I was recently given some seeds for the Job’s Tears plant. Can you find out for me where this plant originated from? I am planning on using the seeds after I’ve established it in my flower garden this spring. Some of the history of how the plant’s seed was used is very interesting.
The Gardener’s Answer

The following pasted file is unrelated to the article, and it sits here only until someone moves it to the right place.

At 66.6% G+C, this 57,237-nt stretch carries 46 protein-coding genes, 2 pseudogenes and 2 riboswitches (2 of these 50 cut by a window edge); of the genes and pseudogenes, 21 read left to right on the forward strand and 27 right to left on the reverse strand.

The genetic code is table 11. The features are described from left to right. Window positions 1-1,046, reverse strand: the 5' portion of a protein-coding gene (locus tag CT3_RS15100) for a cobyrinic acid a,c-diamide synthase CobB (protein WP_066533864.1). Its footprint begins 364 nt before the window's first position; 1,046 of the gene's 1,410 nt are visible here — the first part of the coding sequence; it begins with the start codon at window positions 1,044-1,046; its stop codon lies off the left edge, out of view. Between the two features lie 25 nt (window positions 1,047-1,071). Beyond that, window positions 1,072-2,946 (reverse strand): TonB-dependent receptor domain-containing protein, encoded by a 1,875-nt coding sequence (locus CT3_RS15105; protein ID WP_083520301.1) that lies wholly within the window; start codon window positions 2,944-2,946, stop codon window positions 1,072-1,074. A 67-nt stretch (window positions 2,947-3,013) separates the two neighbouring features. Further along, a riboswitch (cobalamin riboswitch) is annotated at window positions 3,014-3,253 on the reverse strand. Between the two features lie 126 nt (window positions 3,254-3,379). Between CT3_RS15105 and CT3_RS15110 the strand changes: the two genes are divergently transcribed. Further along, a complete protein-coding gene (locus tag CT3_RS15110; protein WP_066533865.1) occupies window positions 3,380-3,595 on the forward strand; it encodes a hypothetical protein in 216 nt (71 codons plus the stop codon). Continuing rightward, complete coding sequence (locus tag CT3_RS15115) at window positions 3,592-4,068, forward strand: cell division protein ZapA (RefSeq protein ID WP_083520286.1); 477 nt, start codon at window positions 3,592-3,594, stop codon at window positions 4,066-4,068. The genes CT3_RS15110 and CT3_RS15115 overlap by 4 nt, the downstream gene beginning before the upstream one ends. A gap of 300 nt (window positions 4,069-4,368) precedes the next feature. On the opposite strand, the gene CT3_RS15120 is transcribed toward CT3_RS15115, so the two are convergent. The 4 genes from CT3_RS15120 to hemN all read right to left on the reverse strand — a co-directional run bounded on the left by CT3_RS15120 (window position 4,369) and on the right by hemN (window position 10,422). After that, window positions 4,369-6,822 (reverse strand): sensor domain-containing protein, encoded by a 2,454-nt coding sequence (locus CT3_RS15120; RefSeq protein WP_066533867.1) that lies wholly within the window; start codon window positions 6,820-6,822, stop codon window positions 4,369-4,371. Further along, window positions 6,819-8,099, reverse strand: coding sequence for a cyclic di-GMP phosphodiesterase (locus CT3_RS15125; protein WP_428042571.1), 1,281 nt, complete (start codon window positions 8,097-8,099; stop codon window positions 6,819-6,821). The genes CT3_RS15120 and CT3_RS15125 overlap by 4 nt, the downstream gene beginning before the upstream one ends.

Hello, Carolyn: Job’s Tears (Coix lacryma-Jobi), also commonly known as Juno’s Tears and Bead Seeds, is a member of the grass family (Poaceae). Like many plants it has been around for centuries, originating in Southeastern Asia where it is cultivated for cereal. This grass is hardy in gardening zones 9 and above so it could only be grown as an annual here in Kentucky. It prefers to be planted in full sun to part shade and can reach 4-6 feet tall at maturity. The most fascinating characteristic of this plant is the beadlike involucres, or grain, it produces in the late summer/early fall. This droplet-shaped structure is basically a shell that encloses the seed. As the grain hardens, it dries into a dark gray or pearly white hue with a natural hole on either end. This feature makes them ideal for stringing together to create jewelry. They can be dyed or painted. This grain is used for other purposes around the world. It is cultivated in China for medicinal purpose and used like barley in soups. In other regions it is used for making beer and wine or it can simply be eaten like a shelled peanut. So after May 10 when our frost-free date has passed go ahead and plant your seeds. You could also start them indoors if you wanted to get a jump on the growing season. If you want to grow this grass from year to year remember to harvest the seeds in the early winter for the following year’s source.